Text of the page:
I had fun with this challenge. Chose to work in pastel on Canson paper and focus on the rock formations and the zigzag quality of the shapes in the photo. To see other PPASP member interpretations, go to www.portlandpleinairandstudiopainters.blog where the photo reference is posted along with resulting images from about 20 members.
I'm happy with how I interpreted this reference and handled the pastel material. Working in pastel seems more like drawing than paiting to me; the material is held directly in the artist's hand like a pencil or a pen or charcoal is when drawing. I enjoyed this more direct contact with the support for a change. My day was good; hope yours was too.
Thursday, November 5, 2009
Overworking paintings is one of the things I seem to do best these days. In an effort to improve my paintings, I have recently tried more irregular and unpredictable methods, colors, textures, etc. The "irregular" and "unpredictable" elements came from a John Salminen workshop I attended; I know they are tried and true elements of good design. I just haven't mastered them yet.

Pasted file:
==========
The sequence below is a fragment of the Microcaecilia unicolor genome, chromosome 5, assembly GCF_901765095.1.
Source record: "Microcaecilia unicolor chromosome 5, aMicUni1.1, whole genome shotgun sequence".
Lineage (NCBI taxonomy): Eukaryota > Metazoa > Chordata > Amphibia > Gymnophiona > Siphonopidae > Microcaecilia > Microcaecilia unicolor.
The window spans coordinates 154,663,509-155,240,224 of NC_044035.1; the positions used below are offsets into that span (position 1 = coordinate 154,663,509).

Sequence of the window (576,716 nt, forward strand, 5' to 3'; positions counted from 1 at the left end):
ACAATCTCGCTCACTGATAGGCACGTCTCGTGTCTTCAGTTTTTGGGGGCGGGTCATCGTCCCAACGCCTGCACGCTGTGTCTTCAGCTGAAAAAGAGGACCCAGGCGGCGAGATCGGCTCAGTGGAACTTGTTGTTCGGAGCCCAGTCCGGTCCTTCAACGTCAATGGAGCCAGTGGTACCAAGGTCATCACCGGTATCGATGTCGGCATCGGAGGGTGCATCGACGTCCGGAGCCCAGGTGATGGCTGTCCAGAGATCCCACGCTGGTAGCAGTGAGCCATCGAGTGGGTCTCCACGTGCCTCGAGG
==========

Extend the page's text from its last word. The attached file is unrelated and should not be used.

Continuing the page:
In a recent attempt at working from a photograph taken by a member of Portland Plein Air and Studio Painters for the group's Winter Project, my husband told me at least three times that he thought I was done. I, however, was not convinced and continued to apply paint in a less conventional way. This was an exercise first and foremost and so an opportunity to experiment. It was a fun experience and I look forward to the posting of the next image in about a week.
I wonder however if an artist should play it safe and quit while the painting has a good traditional quality or risk what's working for a chance at creating something more exciting and original. I think I'm at a stage in my art journey where I need to reach outside my comfort zone. I've posted my interpretation of Winter Project #1 here on my blog.
I had a wonderful day today. Hope you did too.